A long time ago in a galaxy far far away…
When ships could reportedly do the Kessel Run in a parsec, limbs could be replaced with mechanical equivalents and those well versed with the hokey religion of the Force could levitate X-Wings, toss around lightning bolts, and cheat death every other day, construction was still in an Imperial Age, relying on sheets of paper, sticky notes and tape measures.
The Death Star: A Case Study
The DS-1 Orbital Battle Station, commonly known as the Death Star, was the largest engineering project of it’s kind, a collaboration between the Imperial Department of Military Research (IDMR) and Sienar Fleet Systems (SFS).
This massive project was 140km in diameter, required 1.08×1015 tons of steel, and cost over 1 trillion trillion Imperial credits. However, cost wasn’t the biggest obstacle. Had Mustafar been as slow at steel production as Earth it’s estimated it would have taken over 833,000 years to produce the required tonnage.
In it’s time, DS-1 was heralded by many as a work of architectural genius by many, and an eyesore by others. However, the project-delivery system was extremely flawed, which caused many downstream issues, and ultimately it’s destruction by Rebel forces.
What If the Death Star used Construction Apps?
So how, you may ask, could the Empire build weapons the size of a moon, but still send Stormtroopers to do snagging on the construction site armed with only a notepad and a camera? The amount of office time these guys spent tying up the photos to their notes should have been spent down at the shooting range getting some much-needed practice in!
Imagine if earlier in the design review process, the Death Star BIM team involved more of the construction and operations teams. General Tarkin could access the bridge design in 3D, then walk around and add markups that could be sent to the team in a few short clicks. Darth Vader could access the canteen in advance, ensuring the queuing system works or that the trays are in a logical position. He might have even flagged that womp rat sized weak spot in the station’s defences, prior to its ill-fated creation.
Site Safety & Monitoring
Picture the security chief looking through CCTV positioning to verify that areas like the detention block, tractor beam and cargo bay — and for the ultra paranoid — the trash compactor, all have complete camera coverage, just in case any rebels were to ever sneak on-board. Technology that is so simple, it allows the non-technical to get involved, even if they don’t know their R2D2’s from the C3PO’s.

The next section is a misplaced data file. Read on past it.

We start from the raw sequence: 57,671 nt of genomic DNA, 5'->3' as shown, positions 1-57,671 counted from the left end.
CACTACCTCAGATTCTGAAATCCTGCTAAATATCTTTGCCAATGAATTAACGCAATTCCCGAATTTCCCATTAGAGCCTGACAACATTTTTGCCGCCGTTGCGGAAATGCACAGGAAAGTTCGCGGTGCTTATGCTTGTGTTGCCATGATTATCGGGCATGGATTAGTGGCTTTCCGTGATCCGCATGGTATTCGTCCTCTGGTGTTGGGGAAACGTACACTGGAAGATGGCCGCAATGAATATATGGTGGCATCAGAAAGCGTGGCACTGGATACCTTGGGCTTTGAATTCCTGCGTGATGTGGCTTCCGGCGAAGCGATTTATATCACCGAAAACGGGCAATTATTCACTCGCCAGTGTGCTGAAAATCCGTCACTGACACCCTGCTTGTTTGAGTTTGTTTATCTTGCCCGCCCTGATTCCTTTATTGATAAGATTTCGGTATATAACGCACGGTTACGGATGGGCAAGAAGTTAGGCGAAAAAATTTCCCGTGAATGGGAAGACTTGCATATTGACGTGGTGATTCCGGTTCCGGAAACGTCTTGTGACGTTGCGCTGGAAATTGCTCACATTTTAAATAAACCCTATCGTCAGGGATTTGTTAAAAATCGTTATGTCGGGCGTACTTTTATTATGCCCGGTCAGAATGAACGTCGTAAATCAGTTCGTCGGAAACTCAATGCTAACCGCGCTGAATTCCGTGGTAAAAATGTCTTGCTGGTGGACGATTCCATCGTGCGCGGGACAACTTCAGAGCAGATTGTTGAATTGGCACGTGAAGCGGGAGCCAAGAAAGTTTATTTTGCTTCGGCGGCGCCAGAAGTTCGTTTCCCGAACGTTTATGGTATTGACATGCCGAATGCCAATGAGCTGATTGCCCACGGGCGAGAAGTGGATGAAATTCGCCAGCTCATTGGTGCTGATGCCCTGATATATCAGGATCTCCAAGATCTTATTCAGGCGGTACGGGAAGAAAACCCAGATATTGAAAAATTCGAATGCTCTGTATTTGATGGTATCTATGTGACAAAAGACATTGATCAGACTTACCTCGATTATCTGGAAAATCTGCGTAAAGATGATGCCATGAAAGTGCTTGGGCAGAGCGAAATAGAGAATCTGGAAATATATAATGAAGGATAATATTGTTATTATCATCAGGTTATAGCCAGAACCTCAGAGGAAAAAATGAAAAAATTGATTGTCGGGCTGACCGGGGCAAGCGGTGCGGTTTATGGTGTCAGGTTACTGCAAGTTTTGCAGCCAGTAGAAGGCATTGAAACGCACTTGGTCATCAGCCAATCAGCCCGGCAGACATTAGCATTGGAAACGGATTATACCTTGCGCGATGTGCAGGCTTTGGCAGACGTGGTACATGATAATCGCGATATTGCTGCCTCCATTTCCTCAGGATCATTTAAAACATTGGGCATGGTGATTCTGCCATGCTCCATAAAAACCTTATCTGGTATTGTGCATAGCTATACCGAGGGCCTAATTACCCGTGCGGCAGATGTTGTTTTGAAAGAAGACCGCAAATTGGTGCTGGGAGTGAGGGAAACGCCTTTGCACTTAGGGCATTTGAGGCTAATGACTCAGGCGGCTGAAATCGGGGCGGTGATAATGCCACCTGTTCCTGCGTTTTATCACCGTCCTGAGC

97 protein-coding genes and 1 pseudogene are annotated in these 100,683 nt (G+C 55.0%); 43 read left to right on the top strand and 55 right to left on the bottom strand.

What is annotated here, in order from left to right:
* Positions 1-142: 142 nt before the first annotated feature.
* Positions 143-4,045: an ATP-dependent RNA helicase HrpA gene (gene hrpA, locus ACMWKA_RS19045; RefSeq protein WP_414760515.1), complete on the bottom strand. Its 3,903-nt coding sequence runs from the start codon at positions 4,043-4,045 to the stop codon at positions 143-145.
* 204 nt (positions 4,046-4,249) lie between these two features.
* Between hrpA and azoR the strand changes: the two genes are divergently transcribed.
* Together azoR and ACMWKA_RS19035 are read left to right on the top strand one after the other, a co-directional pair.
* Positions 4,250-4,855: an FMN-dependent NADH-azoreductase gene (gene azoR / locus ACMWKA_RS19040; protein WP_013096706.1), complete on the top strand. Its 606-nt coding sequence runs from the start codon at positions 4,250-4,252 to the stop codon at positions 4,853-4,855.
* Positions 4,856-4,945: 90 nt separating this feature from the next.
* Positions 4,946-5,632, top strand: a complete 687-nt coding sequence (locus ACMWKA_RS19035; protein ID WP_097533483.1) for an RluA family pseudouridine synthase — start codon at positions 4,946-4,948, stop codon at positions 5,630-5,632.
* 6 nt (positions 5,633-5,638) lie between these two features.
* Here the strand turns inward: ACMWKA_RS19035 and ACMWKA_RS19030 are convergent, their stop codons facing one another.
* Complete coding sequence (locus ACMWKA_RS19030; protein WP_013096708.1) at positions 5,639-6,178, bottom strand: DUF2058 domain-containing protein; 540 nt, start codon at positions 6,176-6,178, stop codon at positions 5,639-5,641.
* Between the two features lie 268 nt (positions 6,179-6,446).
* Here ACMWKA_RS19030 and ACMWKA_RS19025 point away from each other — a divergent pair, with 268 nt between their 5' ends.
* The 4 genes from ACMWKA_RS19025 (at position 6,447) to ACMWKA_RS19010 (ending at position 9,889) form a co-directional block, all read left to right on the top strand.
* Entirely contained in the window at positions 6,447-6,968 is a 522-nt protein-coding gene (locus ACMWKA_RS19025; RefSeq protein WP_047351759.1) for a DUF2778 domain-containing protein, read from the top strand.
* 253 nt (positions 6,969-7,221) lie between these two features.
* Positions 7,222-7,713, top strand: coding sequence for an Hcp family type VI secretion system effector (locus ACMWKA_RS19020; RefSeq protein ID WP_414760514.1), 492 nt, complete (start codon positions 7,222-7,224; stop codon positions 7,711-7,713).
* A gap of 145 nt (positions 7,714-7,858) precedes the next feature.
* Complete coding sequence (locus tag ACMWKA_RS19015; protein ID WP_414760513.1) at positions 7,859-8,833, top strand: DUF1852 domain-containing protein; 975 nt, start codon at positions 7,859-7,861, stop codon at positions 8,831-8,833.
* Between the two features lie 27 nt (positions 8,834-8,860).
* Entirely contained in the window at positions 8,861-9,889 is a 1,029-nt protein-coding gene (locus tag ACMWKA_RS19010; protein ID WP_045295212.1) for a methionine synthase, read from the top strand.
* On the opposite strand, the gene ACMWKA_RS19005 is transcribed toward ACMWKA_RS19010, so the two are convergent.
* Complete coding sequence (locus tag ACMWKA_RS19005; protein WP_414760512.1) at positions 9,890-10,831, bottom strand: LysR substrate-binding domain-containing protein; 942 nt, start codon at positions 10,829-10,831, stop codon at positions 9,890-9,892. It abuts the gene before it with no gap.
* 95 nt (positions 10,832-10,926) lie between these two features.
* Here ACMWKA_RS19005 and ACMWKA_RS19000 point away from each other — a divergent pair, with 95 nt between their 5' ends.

Construction Reporting & Tracking
With a Darth Vader Force-choke awaiting any project manager who caused a delay, it’s surprising there wasn’t more proactive issue reporting and tracking going on. Had Project Managers put a system in place, they would’ve been able to identify the key areas which needed immediate attention, resolved root causes, and allowed forward planning when deciding between various subcontractors. It’s quite possible they could’ve even avoided the worst case scenario of having to build a new Death Star just a few years later. If it had been done right the first time, the rebels would’ve known an attack would be a useless gesture, no matter what technical data they obtained.
For a military project of this magnitude and critical importance, there were a shocking amount of document security issues. So many, that these plan sets eventually fell into the hands of a 19-year old princess! Instead of emailing .PDF’s back and forth, struggling to find current versions, and ultimately allowing the plans to be acquired by the Rebels, the Death Star Team could’ve simply implemented a construction document management system, which would’ve allowed for secure permissions based sharing and collaboration. Those with access could have viewed all their relevant 2D sheets and 3D models and gained access to information behind their models allowing them to make better decisions.
Operations and Maintenance
Imagine if a proactive maintenance task was sent to a maintenance droid’s mobile communications device as soon as a wireless sensor detected a loss of power on a coupling linked to the tractor beam, it could then pull up schematics, plans, a 3D model, and vital information collected during commissioning to allow it to resolve the issue there and then. After all, we don’t want anyone escaping!
Clearly, if the Death Star team had digitized their efforts and used construction management software, they would’ve been able to operate in a smarter way, creating a better handover of data between project phases and intelligent reporting that would have led to an earlier, higher quality finish. Most likely, The Battle of Yavin never would have taken place, as the rebellion would’ve been crushed, long before it had even taken off.
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